It can be overwhelming trying to find a specialist. You might know what’s wrong (or maybe you’re still trying to find an accurate diagnosis, much to your frustration), and you most likely know how you want to feel, but how do you find that person who will provide you with the best care possible? Leading specialists with advanced training, who are passionate about their field of specialty, who listen, are compassionate, and respond to questions in a respectful and timely manner are often found through referrals or an intensive online search. When narrowing down options, make sure to ask questions. Afterall, it is your health you’re advocating for—you deserve the best care possible.
As you evaluate your health, there are different concerns at each stage in life, which you can find broken down into decades here:
In Your 30s:
Men and women in their 30s are able to have it all: A satisfying career, travel adventures, long-term partnerships, and independence. They are hopeful and optimistic. This is the time in many people’s lives when they choose to start a family. For many, though, conceiving becomes a challenge. It’s estimated that one in six parents-to-be will have problems getting pregnant. “There are a number of issues that can contribute to infertility and we need to evaluate all of them,” explains Dr. Nancy Kersey Cooley of Western ObGyn, with a dedicated infertility program to help couples realize their dreams of parenthood.
Not only is a woman’s biological clock ticking, her metabolism is also slowing down—making it harder to burn off that pizza than it was a few years ago. A woman’s metabolism slows by about five percent each decade. If women don’t start exercising now, they’ll find it harder to maintain or lose weight as the years go by.
“We start losing one percent of our muscle every year in our thirties unless we do something to stop or reverse that loss,” explains Judy Beyers, owner of PowerSource Personal Training in Edina. “We need to work that muscle. The fountain of youth really is weight training.”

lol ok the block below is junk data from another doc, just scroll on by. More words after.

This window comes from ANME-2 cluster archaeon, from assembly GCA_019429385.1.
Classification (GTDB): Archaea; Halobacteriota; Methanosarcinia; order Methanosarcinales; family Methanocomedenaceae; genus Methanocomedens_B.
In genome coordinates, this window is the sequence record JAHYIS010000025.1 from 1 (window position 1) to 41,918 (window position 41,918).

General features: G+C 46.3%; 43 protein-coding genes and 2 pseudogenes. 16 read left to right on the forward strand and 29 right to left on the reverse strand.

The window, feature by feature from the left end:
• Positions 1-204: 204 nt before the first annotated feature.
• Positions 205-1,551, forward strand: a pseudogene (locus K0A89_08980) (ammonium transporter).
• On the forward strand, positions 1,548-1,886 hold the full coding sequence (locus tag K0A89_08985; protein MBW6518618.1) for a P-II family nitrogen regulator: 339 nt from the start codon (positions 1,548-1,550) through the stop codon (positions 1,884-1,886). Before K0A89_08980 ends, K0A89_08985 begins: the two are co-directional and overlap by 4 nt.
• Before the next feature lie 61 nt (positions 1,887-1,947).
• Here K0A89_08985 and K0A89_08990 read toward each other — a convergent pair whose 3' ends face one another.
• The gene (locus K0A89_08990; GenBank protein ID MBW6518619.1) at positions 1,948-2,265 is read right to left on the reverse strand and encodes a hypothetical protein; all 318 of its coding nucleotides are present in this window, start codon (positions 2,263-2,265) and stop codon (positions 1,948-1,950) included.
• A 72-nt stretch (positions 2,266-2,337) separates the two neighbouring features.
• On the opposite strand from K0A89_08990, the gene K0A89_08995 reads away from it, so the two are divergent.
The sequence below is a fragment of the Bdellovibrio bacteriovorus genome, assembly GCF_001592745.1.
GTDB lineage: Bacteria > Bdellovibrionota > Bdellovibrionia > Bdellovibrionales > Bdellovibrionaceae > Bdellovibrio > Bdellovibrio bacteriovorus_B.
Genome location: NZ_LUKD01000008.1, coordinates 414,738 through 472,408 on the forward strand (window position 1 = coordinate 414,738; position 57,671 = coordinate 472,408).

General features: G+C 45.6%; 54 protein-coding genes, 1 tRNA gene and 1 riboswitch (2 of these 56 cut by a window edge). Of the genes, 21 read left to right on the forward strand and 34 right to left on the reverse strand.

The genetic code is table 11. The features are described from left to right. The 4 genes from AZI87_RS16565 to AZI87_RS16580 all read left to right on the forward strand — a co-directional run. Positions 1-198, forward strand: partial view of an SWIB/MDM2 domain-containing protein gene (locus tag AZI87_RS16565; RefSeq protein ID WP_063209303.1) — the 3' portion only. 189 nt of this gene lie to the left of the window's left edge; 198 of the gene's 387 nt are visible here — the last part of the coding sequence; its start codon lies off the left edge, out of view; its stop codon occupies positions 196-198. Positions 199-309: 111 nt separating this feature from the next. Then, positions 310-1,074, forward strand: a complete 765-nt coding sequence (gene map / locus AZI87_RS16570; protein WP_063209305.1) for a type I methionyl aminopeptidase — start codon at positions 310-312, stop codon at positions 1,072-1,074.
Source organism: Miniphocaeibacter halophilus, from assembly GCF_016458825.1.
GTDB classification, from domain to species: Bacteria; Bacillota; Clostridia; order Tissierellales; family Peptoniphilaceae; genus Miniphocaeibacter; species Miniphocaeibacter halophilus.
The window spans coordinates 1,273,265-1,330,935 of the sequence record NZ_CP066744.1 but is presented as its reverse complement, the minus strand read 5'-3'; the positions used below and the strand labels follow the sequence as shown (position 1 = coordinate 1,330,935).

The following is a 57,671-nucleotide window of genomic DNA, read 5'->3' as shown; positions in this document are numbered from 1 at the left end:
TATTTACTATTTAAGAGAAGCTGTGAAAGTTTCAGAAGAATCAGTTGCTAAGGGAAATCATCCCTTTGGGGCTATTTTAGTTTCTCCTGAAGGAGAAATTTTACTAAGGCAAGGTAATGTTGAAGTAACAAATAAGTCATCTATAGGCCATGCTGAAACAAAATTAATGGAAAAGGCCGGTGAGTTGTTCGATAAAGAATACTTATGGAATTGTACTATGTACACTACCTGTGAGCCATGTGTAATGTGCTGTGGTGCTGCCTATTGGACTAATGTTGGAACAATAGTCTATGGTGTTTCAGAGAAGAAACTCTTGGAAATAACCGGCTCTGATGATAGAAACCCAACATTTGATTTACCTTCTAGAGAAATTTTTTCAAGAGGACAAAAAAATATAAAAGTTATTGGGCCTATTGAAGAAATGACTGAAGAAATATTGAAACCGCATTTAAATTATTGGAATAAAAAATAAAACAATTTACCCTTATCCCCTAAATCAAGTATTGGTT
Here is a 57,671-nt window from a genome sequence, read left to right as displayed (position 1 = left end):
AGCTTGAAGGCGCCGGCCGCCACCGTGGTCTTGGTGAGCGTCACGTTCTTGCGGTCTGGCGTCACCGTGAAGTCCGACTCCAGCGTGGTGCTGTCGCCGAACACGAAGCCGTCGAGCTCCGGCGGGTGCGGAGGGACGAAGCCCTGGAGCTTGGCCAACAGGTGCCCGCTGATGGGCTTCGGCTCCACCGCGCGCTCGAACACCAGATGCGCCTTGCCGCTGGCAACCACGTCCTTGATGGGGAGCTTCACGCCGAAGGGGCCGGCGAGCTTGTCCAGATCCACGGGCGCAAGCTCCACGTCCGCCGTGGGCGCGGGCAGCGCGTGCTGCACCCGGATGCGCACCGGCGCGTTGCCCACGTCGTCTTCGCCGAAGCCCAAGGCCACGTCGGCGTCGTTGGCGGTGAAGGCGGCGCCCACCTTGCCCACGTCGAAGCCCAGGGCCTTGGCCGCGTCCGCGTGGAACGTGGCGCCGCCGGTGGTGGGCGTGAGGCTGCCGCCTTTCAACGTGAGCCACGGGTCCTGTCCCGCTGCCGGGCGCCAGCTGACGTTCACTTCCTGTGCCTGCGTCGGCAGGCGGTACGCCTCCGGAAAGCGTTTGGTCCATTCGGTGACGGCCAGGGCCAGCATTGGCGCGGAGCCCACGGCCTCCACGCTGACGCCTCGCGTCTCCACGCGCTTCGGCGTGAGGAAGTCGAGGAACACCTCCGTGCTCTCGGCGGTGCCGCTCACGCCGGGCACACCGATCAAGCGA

Weight training can also help build bone strength, a valuable tool in preventing osteoporosis down the road. “As women age—especially after menopause—we lose bone mass,” says Dr. Cooley.
To avoid this, a woman’s diet should include plenty of calcium, vitamin D to help bones maintain density, vitamin C to help absorb calcium, and iron to maintain tissues, bones, and teeth. Tests during this decade include an annual flu shot and cholesterol screening, skin cancer checks, eye exams, and a full gynecological check.
In Your 40s:
Women are no longer building bone mass—they’re slowly losing it—and metabolism is steadily decreasing so it’s harder to keep the weight off. A low-fat diet, weight-bearing exercise, and physical activity can help (it’s never too late to start!) Women in this age group should also schedule annual mammograms and Pap smears (sometimes sooner, depending on family history). An anti-aging skincare routine should include sun protection, retinol products to stimulate cell turnover, the use of antioxidants, and regular exfoliation, says Dr. Barry LaBine, a board-certified dermatologist with Lakewood Dermatology and Refine Dermatique in Sartell. Tests during this decade include regular preventive care, a mammogram, and a vitamin D check. (Vitamin D can fend off diabetes, heart disease, some cancers, and help your body fight infection.) Men should schedule a prostrate cancer screening during this decade as well.
In Your 50s:
Men and women in their 50s are in the prime of their lives. An active social life, along with exercise, can help people feeling youthful. Exercise can regulate cholesterol, control weight, strengthen bones, lower cancer risk, ease depression, and for women, minimize some of the unpleasant symptoms of “The Big M”—menopause—which can hit as early as 40 and as late as 60, but happens to most women in their 50s. Procedures during this decade include a colorectal cancer screening, thyroid test, and bone-density scan. A sigmoidoscopy, inspecting the last 12 inches of the large intestine, should be done about every four years after age 50.
60s and Beyond:
Today’s retirees are active participants in their lives, benefiting from good nutrition and exercise (while keeping heart disease, osteoporosis, and some types of cancer at bay), taking classes, learning new hobbies, traveling, volunteering, spending time with their friends and family (chasing after the grandkids), and doing the activities they love. This generation is “younger in spirit” than their mother’s generation, and more likely to push stereotypes and boundaries. Regular trips to the dentist are important—dental health is closely linked with overall health. Gum disease, which becomes more common as you age, has been associated with a higher risk of heart disease. Eating healthy and exercising, as in every decade, are critical to self-care during the retirement years. Exercise helps not only ward off weight gain, but keeps diabetes, heart disease, and dementia in check.
According to a new study by British and U.S. researchers, if people are still physically fit at age 70, they are on average as happy and mentally healthy as a 20-year-old. Many consider retirement the happiest years of their life.